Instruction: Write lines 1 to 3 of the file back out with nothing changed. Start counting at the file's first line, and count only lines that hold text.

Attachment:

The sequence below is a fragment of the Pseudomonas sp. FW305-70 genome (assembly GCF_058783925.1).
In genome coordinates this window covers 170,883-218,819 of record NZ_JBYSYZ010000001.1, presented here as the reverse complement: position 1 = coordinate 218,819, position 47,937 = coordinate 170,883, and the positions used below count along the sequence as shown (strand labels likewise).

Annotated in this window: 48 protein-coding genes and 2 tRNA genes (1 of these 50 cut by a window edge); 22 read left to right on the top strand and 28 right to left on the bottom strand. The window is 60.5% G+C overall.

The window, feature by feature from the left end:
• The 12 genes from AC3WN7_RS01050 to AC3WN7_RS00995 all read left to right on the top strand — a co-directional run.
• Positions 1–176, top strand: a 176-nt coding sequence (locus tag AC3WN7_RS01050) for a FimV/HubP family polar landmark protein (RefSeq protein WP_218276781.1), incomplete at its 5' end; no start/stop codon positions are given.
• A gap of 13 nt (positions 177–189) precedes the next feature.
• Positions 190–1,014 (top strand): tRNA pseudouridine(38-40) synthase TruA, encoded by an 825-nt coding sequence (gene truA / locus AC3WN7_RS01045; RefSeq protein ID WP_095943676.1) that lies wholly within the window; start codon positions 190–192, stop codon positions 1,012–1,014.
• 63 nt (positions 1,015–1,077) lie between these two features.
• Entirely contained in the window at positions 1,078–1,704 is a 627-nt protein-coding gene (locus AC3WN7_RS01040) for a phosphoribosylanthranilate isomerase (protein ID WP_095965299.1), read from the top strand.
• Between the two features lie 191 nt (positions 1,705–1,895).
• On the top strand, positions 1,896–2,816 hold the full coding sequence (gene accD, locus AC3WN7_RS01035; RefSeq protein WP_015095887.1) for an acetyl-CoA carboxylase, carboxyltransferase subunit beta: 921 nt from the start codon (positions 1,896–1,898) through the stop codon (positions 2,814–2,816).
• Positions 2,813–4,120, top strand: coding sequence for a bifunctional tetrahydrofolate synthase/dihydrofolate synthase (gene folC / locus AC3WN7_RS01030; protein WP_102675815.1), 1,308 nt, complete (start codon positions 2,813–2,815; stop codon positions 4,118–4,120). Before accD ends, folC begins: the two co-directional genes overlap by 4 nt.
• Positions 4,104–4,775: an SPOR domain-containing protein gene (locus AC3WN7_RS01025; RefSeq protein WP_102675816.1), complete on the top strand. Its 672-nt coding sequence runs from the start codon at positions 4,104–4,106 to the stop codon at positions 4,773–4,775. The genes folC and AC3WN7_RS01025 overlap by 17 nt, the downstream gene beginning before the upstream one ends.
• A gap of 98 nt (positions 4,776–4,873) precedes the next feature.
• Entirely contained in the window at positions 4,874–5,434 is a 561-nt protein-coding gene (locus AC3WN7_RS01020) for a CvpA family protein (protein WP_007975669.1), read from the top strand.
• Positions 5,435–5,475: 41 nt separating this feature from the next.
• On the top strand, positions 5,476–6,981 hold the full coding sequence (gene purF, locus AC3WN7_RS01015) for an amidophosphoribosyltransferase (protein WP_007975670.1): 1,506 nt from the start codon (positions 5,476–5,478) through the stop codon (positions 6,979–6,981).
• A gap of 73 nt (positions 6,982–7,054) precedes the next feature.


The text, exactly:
The sequence below is a fragment of the Pseudomonas sp. FW305-70 genome (assembly GCF_058783925.1).
In genome coordinates this window covers 170,883-218,819 of record NZ_JBYSYZ010000001.1, presented here as the reverse complement: position 1 = coordinate 218,819, position 47,937 = coordinate 170,883, and the positions used below count along the sequence as shown (strand labels likewise).

Annotated in this window: 48 protein-coding genes and 2 tRNA genes (1 of these 50 cut by a window edge); 22 read left to right on the top strand and 28 right to left on the bottom strand. The window is 60.5% G+C overall.